2 members found this post helpful.

  9. #49
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    Jul. 3, 2012
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    Twin Cities
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    I still say & hear half past/quarter 'til. More in New England than in midwest.

    I hear "half ten" on BBC & do not know if that is half past or half before/

    Bureau and couch are old?

    I had 2 apts with old iceboxes, used them to store wine & garbage bags



  10. #50
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    Jul. 3, 2012
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    a lot of what I currently hear as Midwestern terms I associate with my Grandmother's generation back east:

    dungarees, tennis shoes, jersey (shirt), dinner for lunch



  11. #51
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    Oct. 9, 2012
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    Washington State
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    Quote Originally Posted by Luseride View Post
    What do those two words mean?

    I love words and know if I open a dictionary I will become distracted very quickly reading words and their meanings.
    If this is for me...
    grimalkin means an old cat
    megrim is a headache on only one side of your head. I get those all the time and now I have a simple word for it instead of having to say, "I have a headache on this one side of my head."

    I'm loving the words you guys are using. We do use 'supper' and 'icebox' in our house but say 'dresser' for chest of drawers/bureau.



  12. #52
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    Jul. 31, 2007
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    Quote Originally Posted by DarkenStormy View Post
    Chiffarobe
    What's a chiffarobe?
    The armchair saddler
    Politically Pro-Cat



  13. #53
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    Quote Originally Posted by Adamantane View Post
    My grandmother used to use "d'ast" which to the archaic past participle of 'to dare' as in "D'ast (or dastn't) you do [this]." Or "You dastn't do that."
    I think some freaks have said "daren't"-- present for dare not.
    The armchair saddler
    Politically Pro-Cat



  14. #54
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    Quote Originally Posted by Rallycairn View Post
    Hey, what else do you call a chest of drawers? A bureau?
    Not a bureau. That goes on the rubbish heap. It's a dresser now.
    The armchair saddler
    Politically Pro-Cat



  15. #55

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    a chifferobe is a sort of a armoire for clothes.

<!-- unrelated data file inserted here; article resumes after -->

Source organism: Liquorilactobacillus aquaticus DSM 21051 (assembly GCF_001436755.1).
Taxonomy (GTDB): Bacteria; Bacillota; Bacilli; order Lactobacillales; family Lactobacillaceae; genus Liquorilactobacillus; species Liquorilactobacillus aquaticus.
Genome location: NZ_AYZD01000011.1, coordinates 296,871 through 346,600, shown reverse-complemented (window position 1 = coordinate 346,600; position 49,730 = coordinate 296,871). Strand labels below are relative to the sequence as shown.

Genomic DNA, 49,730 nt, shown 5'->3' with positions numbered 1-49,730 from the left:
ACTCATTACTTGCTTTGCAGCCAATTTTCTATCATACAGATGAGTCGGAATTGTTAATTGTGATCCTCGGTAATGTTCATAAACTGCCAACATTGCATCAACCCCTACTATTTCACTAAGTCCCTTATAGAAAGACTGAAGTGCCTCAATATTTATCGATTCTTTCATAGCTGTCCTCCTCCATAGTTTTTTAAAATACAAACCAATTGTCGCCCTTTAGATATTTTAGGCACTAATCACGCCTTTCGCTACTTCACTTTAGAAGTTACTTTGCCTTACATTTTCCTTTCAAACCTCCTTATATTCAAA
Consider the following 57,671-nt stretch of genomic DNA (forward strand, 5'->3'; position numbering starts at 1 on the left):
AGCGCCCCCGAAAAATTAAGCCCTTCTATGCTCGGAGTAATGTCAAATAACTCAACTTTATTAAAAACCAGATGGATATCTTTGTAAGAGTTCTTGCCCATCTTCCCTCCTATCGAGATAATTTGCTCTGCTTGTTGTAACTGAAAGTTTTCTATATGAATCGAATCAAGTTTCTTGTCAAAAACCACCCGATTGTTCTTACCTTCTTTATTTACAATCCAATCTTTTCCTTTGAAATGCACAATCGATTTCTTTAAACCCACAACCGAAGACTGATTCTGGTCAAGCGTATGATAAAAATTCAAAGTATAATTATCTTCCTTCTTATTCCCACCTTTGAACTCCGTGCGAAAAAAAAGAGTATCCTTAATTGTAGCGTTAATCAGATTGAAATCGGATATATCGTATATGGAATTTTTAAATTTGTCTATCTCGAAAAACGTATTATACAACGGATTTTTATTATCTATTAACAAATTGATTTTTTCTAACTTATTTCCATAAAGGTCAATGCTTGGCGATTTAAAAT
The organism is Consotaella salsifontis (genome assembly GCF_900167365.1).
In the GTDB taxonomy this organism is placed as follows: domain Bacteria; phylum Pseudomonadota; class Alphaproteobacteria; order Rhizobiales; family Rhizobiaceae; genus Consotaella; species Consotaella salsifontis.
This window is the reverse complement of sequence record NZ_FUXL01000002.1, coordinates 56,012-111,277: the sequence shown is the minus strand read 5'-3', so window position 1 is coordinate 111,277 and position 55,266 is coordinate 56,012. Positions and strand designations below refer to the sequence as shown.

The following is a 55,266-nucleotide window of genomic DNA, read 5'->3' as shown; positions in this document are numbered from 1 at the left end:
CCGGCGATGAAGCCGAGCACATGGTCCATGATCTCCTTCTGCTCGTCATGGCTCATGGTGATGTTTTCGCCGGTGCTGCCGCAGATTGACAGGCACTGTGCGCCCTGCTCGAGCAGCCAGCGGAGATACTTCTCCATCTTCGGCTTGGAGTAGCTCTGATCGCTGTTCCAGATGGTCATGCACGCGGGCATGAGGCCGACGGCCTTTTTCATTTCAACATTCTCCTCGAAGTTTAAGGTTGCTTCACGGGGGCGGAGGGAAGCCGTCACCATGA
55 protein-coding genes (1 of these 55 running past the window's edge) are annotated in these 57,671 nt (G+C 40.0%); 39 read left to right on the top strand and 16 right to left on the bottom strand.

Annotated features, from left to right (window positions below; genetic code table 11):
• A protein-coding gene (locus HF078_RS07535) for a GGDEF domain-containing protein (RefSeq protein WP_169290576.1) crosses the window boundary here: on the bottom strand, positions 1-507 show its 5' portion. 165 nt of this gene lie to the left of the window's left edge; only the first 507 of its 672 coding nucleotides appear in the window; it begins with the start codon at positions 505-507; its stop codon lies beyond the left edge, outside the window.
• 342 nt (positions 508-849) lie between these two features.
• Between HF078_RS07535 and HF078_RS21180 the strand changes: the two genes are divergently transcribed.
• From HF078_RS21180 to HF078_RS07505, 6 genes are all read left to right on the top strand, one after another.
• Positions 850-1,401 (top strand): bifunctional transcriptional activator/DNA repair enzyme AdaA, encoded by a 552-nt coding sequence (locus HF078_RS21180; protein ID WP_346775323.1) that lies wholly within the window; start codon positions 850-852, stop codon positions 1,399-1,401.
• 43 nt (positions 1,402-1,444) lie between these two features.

Production Acres,Pro A Welsh Cobs
    I am one of the last 210,000 remaining full time farmers in America.We feed the others.



  16. #56
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    Jul. 3, 2012
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    Quote Originally Posted by Tamara in TN View Post
    a chifferobe is a sort of a armoire for clothes.
    I learned that one when I read To Kill a Mockingbird. Is it an old expression, a Southern one, or both?

    What about hassock?



  17. #57
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    Jul. 31, 2007
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    Quote Originally Posted by Calvincrowe View Post
    Swivet
    What's that?
    The armchair saddler
    Politically Pro-Cat



  18. #58
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    Jan. 7, 2001
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    Usually too far from the barn
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    Whilst I am partial to bureau, I like chest of drawers as well.

    My parents (born in 1920) both used "half past" and "quarter to" and my Dad always used "icebox" rather than refrigerator. The thing we sat on in the living room was a sofa and we put our feet on a hassock.

    Mom was an English major and when I was about 6 or 7 I had this encounter with her...
    Me: Mom! Can I go out and play?
    Mom: Yes, you can, but you may not...

    I wasn't sure what it meant other than that I had been hoisted by my own petard.
    F O.B
    Resident racing historian ~~~ Re-riders Clique
    Founder of the Mighty Thoroughbred Clique


    3 members found this post helpful.

  19. #59
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    Feb. 14, 2003
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    Windward Farm, Washougal, WA- our work in progress, our money pit, our home!
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    A swivet: upset, extreme agitation "Don't get in a swivet over spilled milk!"
    Proud member of the "Don't rush to kill wildlife" clique!



  20. #60
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    Aug. 9, 2008
    Location
    Ontario Canada
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    42

    Default Canadian content

    Chesterfield. I don't think it was used south of the border.